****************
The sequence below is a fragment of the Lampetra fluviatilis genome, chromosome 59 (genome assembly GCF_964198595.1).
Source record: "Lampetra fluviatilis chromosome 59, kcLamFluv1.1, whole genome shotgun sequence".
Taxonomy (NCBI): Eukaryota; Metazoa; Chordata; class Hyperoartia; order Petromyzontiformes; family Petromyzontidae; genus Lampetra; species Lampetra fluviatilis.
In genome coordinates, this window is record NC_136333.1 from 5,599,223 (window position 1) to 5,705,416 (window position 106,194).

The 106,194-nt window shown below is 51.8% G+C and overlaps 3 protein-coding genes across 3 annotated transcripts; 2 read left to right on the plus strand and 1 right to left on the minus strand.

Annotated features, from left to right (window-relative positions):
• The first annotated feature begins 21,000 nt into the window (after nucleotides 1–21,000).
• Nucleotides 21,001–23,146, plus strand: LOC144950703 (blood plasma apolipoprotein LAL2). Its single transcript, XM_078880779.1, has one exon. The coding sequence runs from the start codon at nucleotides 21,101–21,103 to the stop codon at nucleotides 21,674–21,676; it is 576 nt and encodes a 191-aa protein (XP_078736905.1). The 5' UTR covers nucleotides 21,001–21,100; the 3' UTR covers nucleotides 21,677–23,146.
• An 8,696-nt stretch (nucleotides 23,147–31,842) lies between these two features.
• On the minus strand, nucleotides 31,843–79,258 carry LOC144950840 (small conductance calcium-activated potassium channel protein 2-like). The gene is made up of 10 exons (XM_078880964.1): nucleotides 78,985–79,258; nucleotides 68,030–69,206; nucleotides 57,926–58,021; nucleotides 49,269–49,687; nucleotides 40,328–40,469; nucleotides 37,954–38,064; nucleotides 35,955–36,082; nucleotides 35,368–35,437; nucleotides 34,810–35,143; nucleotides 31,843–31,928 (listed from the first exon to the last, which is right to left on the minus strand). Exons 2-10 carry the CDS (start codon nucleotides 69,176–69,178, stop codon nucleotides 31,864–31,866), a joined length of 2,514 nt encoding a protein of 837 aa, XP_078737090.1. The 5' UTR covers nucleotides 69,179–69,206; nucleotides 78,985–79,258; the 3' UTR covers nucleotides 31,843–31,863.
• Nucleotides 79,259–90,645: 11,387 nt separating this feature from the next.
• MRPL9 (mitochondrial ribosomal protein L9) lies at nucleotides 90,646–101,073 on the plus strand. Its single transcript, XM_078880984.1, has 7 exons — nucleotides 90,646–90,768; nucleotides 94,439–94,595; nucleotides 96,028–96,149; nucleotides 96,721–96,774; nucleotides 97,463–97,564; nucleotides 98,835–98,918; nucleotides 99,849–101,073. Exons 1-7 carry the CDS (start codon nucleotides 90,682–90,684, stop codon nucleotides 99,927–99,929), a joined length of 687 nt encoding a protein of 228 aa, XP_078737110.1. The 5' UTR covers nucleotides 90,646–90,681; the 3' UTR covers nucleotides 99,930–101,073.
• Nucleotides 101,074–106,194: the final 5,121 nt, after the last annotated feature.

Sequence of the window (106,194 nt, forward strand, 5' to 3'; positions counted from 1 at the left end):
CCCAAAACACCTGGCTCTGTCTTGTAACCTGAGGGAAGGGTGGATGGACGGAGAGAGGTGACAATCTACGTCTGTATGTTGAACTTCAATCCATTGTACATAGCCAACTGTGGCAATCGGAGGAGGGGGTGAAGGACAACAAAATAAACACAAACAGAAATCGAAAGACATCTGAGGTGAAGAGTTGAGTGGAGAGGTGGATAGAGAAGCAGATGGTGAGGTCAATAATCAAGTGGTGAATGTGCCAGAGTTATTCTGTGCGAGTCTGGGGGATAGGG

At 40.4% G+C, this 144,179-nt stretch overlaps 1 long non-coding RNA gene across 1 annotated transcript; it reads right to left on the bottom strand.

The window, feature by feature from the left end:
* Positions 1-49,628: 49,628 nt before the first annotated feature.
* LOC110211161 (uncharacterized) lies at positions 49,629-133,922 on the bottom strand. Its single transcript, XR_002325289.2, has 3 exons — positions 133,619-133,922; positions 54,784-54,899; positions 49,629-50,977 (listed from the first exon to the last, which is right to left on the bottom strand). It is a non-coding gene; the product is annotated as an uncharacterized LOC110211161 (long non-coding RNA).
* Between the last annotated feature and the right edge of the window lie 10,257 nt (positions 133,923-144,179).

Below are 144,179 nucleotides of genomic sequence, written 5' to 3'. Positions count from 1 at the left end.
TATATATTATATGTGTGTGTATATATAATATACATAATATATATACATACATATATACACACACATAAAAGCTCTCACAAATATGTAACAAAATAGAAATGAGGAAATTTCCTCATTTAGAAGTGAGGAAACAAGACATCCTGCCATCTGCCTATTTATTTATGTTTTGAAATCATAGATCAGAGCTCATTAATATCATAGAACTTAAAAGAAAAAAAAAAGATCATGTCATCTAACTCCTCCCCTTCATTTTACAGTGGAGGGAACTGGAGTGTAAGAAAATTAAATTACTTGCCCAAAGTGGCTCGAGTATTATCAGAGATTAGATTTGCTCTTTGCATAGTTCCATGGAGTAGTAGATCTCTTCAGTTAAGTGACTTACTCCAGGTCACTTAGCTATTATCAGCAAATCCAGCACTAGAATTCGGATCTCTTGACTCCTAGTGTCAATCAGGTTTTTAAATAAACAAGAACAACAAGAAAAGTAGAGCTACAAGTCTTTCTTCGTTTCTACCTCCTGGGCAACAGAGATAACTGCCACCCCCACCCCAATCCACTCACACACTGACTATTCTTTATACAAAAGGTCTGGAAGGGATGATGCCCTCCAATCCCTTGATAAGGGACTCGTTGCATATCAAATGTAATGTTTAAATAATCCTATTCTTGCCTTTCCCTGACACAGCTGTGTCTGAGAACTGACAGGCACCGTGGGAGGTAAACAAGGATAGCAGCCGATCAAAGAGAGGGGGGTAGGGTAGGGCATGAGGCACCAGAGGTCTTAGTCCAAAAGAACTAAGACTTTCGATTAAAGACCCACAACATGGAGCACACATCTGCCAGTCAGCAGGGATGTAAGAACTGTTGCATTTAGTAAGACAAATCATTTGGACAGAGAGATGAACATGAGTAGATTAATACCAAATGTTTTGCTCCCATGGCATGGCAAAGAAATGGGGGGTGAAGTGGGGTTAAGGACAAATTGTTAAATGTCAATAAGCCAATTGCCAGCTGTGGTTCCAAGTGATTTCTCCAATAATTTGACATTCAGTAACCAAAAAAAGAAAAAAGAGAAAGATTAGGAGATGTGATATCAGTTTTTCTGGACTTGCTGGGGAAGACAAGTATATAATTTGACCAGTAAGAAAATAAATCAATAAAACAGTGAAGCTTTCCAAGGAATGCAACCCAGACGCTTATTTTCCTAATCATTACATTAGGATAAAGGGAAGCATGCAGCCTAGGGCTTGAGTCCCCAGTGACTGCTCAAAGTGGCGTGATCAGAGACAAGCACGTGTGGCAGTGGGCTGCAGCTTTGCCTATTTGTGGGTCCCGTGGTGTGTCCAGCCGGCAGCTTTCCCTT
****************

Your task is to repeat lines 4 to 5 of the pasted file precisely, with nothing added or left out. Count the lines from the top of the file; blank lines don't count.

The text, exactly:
In genome coordinates, this window is record NC_136333.1 from 5,599,223 (window position 1) to 5,705,416 (window position 106,194).

The 106,194-nt window shown below is 51.8% G+C and overlaps 3 protein-coding genes across 3 annotated transcripts; 2 read left to right on the plus strand and 1 right to left on the minus strand.